branches and platforms, along with Turner Broadcasting
Turner Broadcasting
and Time Warner
Time Warner
entities.[81] Staff Main article: List of CNN
CNN
personnel On July 27, 2012, CNN
CNN
president Jim Walton announced he was resigning after 30 years at the network. Walton remained with CNN
CNN
until the end of that year.[82] In January 2013, former NBCUniversal
NBCUniversal
president Jeff Zucker replaced Walton.[83] On January 29, 2013, longtime political analysts James Carville
James Carville
and Mary Matalin, and fellow political contributor Erick Erickson
Erick Erickson
were let go by CNN.[84] Other platforms Online

International version in April 2011

CNN
CNN
launched its website, CNN.com (initially an experiment known as CNN
CNN
Interactive), on August 30, 1995. The site attracted growing interest over its first decade and is now one of the most popular news websites in the world. The widespread growth of blogs, social media and user-generated content have influenced the site, and blogs in particular have focused CNN's previously scattershot online offerings, most noticeably in the development and launch of CNN Pipeline
CNN Pipeline
in late 2005. In April 2009, CNN.com ranked third place among online global news sites in unique users in the U.S., according to Nielsen/NetRatings; with an increase of 11% over the previous year.[85] CNN Pipeline
CNN Pipeline
was the name of a paid subscription service, its corresponding website, and a content delivery client that provided streams of live video from up to four sources (or "pipes"), on-demand access to CNN
CNN
stories and reports, and optional pop-up "news alerts" to computer users. The installable client was available to users of PCs running Microsoft Windows. There was also a browser-based "web client" that did not require installation. The service was discontinued in July 2007, and was replaced with a free streaming service.[citation needed] The topical news program Judy Woodruff's Inside Politics
Inside Politics
was the first CNN
CNN
program to feature a round-up of blogs in 2005.[86] Blog coverage was expanded when Inside Politics
Inside Politics
was folded into The Situation Room ( Inside Politics
Inside Politics
later returned to CNN
CNN
in 2014, this time hosted by the network's chief national correspondent John King.[87]). In 2006, CNN
CNN
launched CNN
CNN
Exchange and CNN
CNN
iReport, initiatives designed to further introduce and centralize the impact of everything from blogging to citizen journalism within the CNN
CNN
brand. CNN iReport
CNN iReport
which features user-submitted photos and video, has achieved considerable traction, with increasingly professional-looking reports filed by amateur journalists, many still in high school or college. The iReport gained more prominence when observers of the Virginia Tech shootings sent-in first hand photos of what was going on during the shootings.[88] In early 2008, CNN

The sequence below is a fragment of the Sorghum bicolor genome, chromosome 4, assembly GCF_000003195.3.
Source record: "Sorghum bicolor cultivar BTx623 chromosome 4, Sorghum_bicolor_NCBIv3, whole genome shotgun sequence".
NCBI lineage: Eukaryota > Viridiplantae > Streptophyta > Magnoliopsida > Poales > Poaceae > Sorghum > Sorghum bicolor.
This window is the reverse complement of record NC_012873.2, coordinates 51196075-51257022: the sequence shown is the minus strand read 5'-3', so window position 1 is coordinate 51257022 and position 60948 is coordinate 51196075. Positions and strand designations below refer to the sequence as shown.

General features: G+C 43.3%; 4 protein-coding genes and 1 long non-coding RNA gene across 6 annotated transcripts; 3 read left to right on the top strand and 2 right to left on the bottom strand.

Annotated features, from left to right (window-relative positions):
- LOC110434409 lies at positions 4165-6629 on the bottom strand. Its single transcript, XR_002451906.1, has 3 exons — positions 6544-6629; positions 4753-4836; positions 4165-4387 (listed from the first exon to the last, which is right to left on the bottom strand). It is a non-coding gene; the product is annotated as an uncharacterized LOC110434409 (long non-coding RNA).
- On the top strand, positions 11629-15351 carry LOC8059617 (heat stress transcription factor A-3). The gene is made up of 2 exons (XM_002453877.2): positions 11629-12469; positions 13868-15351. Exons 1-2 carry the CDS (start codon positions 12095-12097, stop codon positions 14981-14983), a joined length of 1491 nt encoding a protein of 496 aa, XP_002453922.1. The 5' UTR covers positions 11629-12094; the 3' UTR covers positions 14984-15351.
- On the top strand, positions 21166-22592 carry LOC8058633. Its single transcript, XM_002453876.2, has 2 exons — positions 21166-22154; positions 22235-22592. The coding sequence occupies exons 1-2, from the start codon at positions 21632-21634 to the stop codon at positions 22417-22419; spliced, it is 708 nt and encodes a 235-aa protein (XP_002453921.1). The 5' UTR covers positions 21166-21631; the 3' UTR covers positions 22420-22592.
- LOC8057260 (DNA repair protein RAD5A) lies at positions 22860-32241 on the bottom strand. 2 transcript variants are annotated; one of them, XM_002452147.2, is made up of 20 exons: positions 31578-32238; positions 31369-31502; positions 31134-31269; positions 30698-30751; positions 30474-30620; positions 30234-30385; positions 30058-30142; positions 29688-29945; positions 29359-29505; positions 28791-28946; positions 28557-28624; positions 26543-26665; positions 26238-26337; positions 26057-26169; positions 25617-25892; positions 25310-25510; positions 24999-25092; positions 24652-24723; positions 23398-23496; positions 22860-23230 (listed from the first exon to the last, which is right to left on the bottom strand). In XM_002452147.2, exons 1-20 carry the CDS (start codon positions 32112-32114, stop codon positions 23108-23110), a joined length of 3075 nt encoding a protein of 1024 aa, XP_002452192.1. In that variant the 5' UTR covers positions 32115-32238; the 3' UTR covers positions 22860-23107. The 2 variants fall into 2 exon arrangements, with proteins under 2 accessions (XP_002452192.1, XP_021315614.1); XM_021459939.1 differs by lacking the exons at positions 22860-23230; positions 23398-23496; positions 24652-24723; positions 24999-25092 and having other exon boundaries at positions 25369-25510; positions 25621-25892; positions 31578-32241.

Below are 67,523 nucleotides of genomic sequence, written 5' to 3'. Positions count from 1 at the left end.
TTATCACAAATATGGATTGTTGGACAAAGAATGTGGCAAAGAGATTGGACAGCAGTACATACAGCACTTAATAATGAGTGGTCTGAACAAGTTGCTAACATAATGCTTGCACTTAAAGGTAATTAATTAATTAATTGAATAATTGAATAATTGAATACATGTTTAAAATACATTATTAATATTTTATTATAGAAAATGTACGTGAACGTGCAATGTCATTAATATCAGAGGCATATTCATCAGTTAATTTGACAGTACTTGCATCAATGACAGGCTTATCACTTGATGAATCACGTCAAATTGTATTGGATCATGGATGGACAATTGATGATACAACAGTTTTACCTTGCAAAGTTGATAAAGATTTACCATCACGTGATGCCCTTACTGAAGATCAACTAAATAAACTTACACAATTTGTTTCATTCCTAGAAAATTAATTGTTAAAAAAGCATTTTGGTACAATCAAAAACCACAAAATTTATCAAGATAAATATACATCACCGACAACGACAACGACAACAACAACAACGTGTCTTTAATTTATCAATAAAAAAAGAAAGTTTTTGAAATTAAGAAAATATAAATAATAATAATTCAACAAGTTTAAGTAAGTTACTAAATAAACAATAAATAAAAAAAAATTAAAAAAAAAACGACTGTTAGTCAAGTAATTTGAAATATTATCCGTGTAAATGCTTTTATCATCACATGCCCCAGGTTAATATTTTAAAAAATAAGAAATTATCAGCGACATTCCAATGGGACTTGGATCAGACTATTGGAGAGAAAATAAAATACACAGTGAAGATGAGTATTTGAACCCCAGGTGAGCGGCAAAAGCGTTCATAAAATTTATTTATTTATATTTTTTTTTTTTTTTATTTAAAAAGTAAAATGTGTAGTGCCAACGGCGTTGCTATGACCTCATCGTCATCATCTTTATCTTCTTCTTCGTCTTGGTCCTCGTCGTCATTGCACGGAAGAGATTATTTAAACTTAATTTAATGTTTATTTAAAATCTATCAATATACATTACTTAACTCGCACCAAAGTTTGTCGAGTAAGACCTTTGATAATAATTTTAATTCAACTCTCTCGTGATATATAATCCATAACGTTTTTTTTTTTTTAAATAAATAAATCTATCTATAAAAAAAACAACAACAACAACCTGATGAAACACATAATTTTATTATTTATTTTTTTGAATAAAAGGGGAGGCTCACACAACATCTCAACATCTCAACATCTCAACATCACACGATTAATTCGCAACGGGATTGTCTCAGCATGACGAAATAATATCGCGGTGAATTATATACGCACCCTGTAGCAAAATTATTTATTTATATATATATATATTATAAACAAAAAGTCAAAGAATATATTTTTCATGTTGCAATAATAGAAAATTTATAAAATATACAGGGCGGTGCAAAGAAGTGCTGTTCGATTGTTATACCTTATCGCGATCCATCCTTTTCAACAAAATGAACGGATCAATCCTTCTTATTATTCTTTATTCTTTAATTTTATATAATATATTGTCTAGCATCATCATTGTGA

CNN
began maintaining a live streaming broadcast available to cable and satellite subscribers who receive CNN
CNN
at home (a precursor to the TV Everywhere
TV Everywhere
services that would become popularized by cable and satellite providers beginning with Time Warner's incorporation of the medium).[89] CNN International
CNN International
is broadcast live, as part of the RealNetworks
RealNetworks
SuperPass subscription service outside the U.S. CNN
CNN
also offers several RSS
RSS
feeds and podcasts. On April 18, 2008, CNN.com was targeted by Chinese hackers in retaliation for the channel's coverage on the 2008 Tibetan unrest. CNN reported that they took preventative measures after news broke of the impending attack.[90][91] The company was honored at the 2008 Technology & Engineering Emmy Awards for development and implementation of an integrated and portable IP-based live, edit and store-and-forward digital news gathering (DNG) system.[92] The first use of what would later win CNN this award was in April 2001 when CNN
CNN
correspondent Lisa Rose Weaver[93] covered, and was detained,[94] for the release of the U.S. Navy crew of a damaged electronic surveillance plane after the Hainan Island incident. The technology consisted of a videophone produced by 7E Communications Ltd of London, UK.[95] This DNG workflow is used today by the network to receive material worldwide using an Apple MacBook Pro, various prosumer and professional digital cameras, software from Streambox Inc., and BGAN
BGAN
terminals from Hughes Network Systems.[citation needed] On October 24, 2009, CNN
CNN
launched a new version of the CNN.com website; the revamped site included the addition of a new "sign up" option, in which users can create their own username and profile, and a new " CNN
CNN
Pulse" (beta) feature, along with a new red color theme.[96] However, most of the news stories archived on the website were deleted. As of 2016, there are four versions of the website: the American version, the International version, the Spanish version, and the Arabic version. Readers can choose their preferred version, but, in the absence of a selection, the server determines an edition according to the requesting IP address.[citation needed] CNN
CNN
also has a channel in the popular video-sharing site YouTube, but its videos can only be viewed in the United States, a source of criticism among YouTube
YouTube
users worldwide. In 2014, CNN
CNN
launched a radio version of their popular Television programming on TuneIn
TuneIn
Radio.[97] In April 2010, CNN
CNN
announced via Twitter
Twitter
that it would launch a food blog called "Eatocracy," which will "cover all news related to food – from recalls to health issues to culture."[98] CNN
CNN
had an internet relay chat (IRC) network at chat.cnn.com. CNN
CNN
placed a live chat with Benjamin Netanyahu
Benjamin Netanyahu
on the network in 1998.[99] CNNHealth consists of expert doctors answering viewers' questions online at CNN's "The Chart" blog website. Contributors include Drs. Sanjay Gupta